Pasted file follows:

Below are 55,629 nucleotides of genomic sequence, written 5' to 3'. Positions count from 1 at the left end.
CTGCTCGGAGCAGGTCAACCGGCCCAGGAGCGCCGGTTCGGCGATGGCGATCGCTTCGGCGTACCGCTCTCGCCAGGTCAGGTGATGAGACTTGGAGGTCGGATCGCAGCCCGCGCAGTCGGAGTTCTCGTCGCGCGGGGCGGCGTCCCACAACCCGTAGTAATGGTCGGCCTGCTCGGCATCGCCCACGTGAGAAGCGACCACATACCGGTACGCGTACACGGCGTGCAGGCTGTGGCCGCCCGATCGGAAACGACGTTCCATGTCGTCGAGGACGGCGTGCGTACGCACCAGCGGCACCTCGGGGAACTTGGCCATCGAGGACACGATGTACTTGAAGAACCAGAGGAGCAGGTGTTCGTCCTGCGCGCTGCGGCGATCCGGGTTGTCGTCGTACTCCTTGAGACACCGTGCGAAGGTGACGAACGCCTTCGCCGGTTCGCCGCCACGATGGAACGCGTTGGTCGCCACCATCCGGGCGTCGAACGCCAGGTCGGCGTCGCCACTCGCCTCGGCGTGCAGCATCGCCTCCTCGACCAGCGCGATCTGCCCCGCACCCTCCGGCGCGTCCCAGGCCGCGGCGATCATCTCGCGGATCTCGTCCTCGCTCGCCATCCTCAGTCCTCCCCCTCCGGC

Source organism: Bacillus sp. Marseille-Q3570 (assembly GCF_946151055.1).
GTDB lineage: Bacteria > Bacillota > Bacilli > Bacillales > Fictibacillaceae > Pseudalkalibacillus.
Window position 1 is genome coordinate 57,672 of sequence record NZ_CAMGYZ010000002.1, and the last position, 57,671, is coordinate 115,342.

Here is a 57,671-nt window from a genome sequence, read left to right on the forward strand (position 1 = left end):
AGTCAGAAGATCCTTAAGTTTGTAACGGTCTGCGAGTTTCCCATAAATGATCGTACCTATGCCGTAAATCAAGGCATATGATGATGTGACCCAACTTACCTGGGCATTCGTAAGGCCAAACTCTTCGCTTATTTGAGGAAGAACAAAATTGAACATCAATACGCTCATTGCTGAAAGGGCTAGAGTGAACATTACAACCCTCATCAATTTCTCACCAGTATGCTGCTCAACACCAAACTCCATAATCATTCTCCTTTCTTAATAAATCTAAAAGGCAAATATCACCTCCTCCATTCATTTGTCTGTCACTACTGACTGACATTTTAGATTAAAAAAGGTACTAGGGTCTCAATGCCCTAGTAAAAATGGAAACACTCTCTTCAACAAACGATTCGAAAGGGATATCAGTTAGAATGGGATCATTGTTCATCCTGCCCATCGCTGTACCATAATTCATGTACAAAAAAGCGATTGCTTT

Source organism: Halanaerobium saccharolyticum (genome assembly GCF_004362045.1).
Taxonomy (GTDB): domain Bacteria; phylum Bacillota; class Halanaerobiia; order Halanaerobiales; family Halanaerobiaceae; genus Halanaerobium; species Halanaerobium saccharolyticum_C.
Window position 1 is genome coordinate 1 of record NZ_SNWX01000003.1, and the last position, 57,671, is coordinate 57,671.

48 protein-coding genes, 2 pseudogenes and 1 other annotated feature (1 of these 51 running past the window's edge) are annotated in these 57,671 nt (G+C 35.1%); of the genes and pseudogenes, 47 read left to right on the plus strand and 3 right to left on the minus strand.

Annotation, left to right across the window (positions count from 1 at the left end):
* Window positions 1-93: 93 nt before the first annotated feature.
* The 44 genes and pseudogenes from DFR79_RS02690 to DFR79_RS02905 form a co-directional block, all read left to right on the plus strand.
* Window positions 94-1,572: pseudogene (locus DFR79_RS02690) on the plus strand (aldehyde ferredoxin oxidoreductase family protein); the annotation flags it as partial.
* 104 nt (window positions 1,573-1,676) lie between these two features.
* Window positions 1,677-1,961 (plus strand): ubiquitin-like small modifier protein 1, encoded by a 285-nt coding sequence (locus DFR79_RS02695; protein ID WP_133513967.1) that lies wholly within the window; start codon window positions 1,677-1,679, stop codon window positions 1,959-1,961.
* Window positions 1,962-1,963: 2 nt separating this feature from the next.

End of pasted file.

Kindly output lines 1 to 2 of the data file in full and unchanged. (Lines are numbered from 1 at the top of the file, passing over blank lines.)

Below are 55,629 nucleotides of genomic sequence, written 5' to 3'. Positions count from 1 at the left end.
CTGCTCGGAGCAGGTCAACCGGCCCAGGAGCGCCGGTTCGGCGATGGCGATCGCTTCGGCGTACCGCTCTCGCCAGGTCAGGTGATGAGACTTGGAGGTCGGATCGCAGCCCGCGCAGTCGGAGTTCTCGTCGCGCGGGGCGGCGTCCCACAACCCGTAGTAATGGTCGGCCTGCTCGGCATCGCCCACGTGAGAAGCGACCACATACCGGTACGCGTACACGGCGTGCAGGCTGTGGCCGCCCGATCGGAAACGACGTTCCATGTCGTCGAGGACGGCGTGCGTACGCACCAGCGGCACCTCGGGGAACTTGGCCATCGAGGACACGATGTACTTGAAGAACCAGAGGAGCAGGTGTTCGTCCTGCGCGCTGCGGCGATCCGGGTTGTCGTCGTACTCCTTGAGACACCGTGCGAAGGTGACGAACGCCTTCGCCGGTTCGCCGCCACGATGGAACGCGTTGGTCGCCACCATCCGGGCGTCGAACGCCAGGTCGGCGTCGCCACTCGCCTCGGCGTGCAGCATCGCCTCCTCGACCAGCGCGATCTGCCCCGCACCCTCCGGCGCGTCCCAGGCCGCGGCGATCATCTCGCGGATCTCGTCCTCGCTCGCCATCCTCAGTCCTCCCCCTCCGGC